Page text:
updated 11/1/2011 2:35:39 PM ET 2011-11-01T18:35:39

On busy days, more than 8,000 cars pass through Yosemite Valley in the nation's third most-visited national park. But, there are only 1,100 parking spaces.

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The scarcity of visitor parking in the narrow glacial valley is just one of many challenges facing Yosemite National Park officials say as they launch their third attempt at a master plan to protect its heart, the Merced River.

After striking out twice with the courts, park officials are asking the public to do what $65 million spent over the course of 15 years and four park superintendents have failed to do — come up with a viable strategy to balance public access against the strict protections that come with the river's 1987 congressional designation as "Wild and Scenic."

"The Merced River Plan is a big deal that the public is snoozing through," said Rick Deutsch, who has written a book about the park. "It could radically alter the facilities, parking and recreation at the park."

The end result could do the unthinkable in a place that belongs to the people: set limits on the number visitors allowed in the gates, even as some worry whether the park with a hotel with big city prices has enough access as is for those of moderate means.

"In the past the park steered clear of difficult decisions," said Greg Adair, co-founder of the group Friends of Yosemite Valley, which successfully sued to stop previous plans it deemed inadequate to protect nature. "They left any real capacity decisions to be determined later or never. The court ruled against that approach."

Yosemite is remarkable among America's national parks with a combination of stunning beauty, inspiring hikes and easy driving distances from populous metropolitan areas. Despite the park's 1,200 square miles of wilderness, 95 percent of the 4 million visitors each year end up in the valley, where senses are overwhelmed by the towering Half Dome and El Capitan granite monoliths, stands of pines and stair-step waterfalls.

It means traffic congestion that can rival a major city, degraded air quality, a lack of parking, and a strain on the centerpiece river that John Muir called the voice of Yosemite.

"We have very limited space on which we can build," said park spokesman Scott Gediman. "So for us it's always a question of if we can build."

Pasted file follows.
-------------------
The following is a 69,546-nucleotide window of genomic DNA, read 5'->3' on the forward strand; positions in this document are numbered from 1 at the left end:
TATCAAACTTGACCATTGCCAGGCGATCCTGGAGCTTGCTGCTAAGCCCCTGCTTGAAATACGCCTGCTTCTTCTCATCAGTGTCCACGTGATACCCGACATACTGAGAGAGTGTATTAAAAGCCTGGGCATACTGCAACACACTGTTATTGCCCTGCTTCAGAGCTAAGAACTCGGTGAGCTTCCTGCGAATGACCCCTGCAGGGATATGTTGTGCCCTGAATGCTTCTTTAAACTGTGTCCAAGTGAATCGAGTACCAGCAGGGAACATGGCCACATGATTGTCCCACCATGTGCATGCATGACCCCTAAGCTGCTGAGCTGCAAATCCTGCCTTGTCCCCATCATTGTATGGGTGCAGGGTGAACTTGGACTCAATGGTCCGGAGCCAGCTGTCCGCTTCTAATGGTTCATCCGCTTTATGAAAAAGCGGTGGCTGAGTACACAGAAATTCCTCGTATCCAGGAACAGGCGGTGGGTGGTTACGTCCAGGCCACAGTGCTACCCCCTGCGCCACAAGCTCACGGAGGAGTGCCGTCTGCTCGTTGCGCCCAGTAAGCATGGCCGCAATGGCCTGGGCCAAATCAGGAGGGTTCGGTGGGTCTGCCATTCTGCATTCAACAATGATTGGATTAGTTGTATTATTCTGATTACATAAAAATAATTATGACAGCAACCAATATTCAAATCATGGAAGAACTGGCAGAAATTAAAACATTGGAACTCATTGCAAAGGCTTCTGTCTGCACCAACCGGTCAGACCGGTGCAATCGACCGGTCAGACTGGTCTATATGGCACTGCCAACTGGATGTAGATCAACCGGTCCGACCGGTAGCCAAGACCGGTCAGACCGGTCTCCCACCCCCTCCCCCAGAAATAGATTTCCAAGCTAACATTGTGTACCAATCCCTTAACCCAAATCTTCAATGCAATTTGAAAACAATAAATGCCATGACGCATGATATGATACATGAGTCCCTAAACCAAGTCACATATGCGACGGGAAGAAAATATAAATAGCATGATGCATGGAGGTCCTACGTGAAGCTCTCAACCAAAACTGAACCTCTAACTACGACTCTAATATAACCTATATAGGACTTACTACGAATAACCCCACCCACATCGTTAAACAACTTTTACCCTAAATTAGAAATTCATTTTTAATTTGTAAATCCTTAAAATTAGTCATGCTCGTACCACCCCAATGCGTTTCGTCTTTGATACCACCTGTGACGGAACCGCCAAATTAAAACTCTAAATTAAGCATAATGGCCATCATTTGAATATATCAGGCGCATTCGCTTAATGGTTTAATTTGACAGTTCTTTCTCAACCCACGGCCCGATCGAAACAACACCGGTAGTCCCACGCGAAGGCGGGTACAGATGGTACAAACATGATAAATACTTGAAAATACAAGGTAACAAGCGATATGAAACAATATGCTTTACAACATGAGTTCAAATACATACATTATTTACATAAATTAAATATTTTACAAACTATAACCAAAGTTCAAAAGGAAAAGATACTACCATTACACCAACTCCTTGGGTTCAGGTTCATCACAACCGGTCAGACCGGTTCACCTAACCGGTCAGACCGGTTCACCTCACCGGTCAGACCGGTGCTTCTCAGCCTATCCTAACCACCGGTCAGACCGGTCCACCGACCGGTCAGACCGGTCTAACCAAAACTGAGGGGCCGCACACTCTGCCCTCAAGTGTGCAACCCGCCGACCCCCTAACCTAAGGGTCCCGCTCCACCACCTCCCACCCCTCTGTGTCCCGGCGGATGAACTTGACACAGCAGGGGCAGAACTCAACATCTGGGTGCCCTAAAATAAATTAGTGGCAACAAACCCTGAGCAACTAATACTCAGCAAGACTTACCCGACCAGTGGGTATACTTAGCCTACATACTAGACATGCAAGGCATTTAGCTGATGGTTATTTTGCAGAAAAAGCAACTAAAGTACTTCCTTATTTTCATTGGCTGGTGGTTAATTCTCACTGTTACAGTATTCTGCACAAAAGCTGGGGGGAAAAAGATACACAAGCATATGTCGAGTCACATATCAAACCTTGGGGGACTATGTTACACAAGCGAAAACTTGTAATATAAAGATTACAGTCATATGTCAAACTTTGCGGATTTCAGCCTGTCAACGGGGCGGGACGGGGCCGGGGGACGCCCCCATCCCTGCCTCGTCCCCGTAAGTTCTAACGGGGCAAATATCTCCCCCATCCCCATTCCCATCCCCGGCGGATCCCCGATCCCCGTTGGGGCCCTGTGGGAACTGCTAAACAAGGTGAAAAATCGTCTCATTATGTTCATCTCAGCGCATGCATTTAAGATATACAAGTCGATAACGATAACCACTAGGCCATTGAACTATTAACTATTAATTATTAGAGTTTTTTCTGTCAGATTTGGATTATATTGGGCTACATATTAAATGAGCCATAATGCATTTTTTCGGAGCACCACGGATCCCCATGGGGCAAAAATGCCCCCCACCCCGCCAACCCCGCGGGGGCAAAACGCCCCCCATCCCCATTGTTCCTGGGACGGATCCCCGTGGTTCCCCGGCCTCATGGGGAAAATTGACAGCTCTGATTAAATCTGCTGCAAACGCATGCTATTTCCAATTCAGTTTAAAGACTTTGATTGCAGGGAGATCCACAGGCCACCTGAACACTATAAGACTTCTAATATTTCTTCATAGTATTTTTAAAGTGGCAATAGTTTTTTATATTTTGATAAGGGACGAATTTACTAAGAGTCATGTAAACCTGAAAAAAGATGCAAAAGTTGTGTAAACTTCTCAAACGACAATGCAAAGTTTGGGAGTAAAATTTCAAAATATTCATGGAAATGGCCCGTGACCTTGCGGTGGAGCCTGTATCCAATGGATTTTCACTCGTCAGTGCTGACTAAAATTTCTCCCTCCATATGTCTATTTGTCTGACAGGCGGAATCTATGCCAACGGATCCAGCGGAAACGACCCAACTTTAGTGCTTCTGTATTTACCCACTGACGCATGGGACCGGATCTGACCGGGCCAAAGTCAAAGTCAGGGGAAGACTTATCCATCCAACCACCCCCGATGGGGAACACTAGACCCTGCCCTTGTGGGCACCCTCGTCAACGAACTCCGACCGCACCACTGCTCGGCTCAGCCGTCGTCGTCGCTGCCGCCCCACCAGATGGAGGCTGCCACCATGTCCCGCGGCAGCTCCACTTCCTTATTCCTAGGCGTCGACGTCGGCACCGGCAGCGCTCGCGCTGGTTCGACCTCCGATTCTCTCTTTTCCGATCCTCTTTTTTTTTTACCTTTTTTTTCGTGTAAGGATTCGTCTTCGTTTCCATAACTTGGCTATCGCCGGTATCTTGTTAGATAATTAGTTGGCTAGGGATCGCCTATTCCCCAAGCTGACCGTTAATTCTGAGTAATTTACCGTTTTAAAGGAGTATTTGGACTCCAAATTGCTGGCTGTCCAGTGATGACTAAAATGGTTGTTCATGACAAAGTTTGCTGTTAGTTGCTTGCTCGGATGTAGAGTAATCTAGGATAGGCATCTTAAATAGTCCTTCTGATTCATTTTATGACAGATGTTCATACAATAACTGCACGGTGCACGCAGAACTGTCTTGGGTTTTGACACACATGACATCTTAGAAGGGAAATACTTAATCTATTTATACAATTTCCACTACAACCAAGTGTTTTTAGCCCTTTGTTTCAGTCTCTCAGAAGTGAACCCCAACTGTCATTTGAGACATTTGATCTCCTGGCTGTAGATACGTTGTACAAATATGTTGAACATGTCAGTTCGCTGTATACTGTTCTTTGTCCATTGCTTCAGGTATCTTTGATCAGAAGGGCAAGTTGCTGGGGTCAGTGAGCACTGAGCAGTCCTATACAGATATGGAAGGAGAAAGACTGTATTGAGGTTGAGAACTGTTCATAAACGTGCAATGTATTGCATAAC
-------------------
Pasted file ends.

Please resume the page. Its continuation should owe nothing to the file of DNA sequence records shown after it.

It's not just parking that's complicating the park's access problems. El Nino's fury in 1997 caused the river to breach its banks, obliterating hundreds of lower-cost lodging spaces.

Stressing the park further is recent acknowledgement by officials that the hazards of boulders sloughing off the granite icons along the valley's edge are a threat to public safety.

Between rock fall risk and floods the park has lost 400 campsites, 500 lodging rooms and 300 employee cabins over the past decade and a half. Many were inside the half-mile-wide corridor that the new plan must set aside to allow the river to ebb and flow as nature intended.

The loss of lodging has coincided with increased demands on the revered park. Only the Great Smoky Mountains and the Grand Canyon see more visitors, but over a much larger area.

Recreational demands have become so strained that this year the park instituted a daily lottery for permits to climb Half Dome, where congestion often was so bad that hikers followed heel-to-toe up the steep, slippery grade.

The new plan could force a different way of looking at everything from Yosemite's restaurants and gift shops to a hike along the river. Those who comment on the plan can assign a value to their favorite pursuits, such as picnicking, rock climbing, rafting and hiking back country trails.

"In past plans the pizza parlors and retail shops were as protected as trail walking or family picnicking," Adair said. "We think — and the ruling in the 9th Circuit strongly agreed — that all recreation is not equal in a protected river corridor ... and those that focus on experiencing nature are deserving of a plan that protects and even enhances."

The Merced River flows for 81 miles in the park, from its source 13,000 feet high in the Sierra-Nevada wilderness to its crashing 317-foot drop into and through the tourist mecca.

Park officials are asking the public to weigh in on everything from picnic area placement and intersection configuration to trail access. They will hold a series of meetings, including one five hours away in San Francisco Nov. 9, a week later in a webcast, and four others in and near the park. The comments will help shape an environmental report due by June 2013.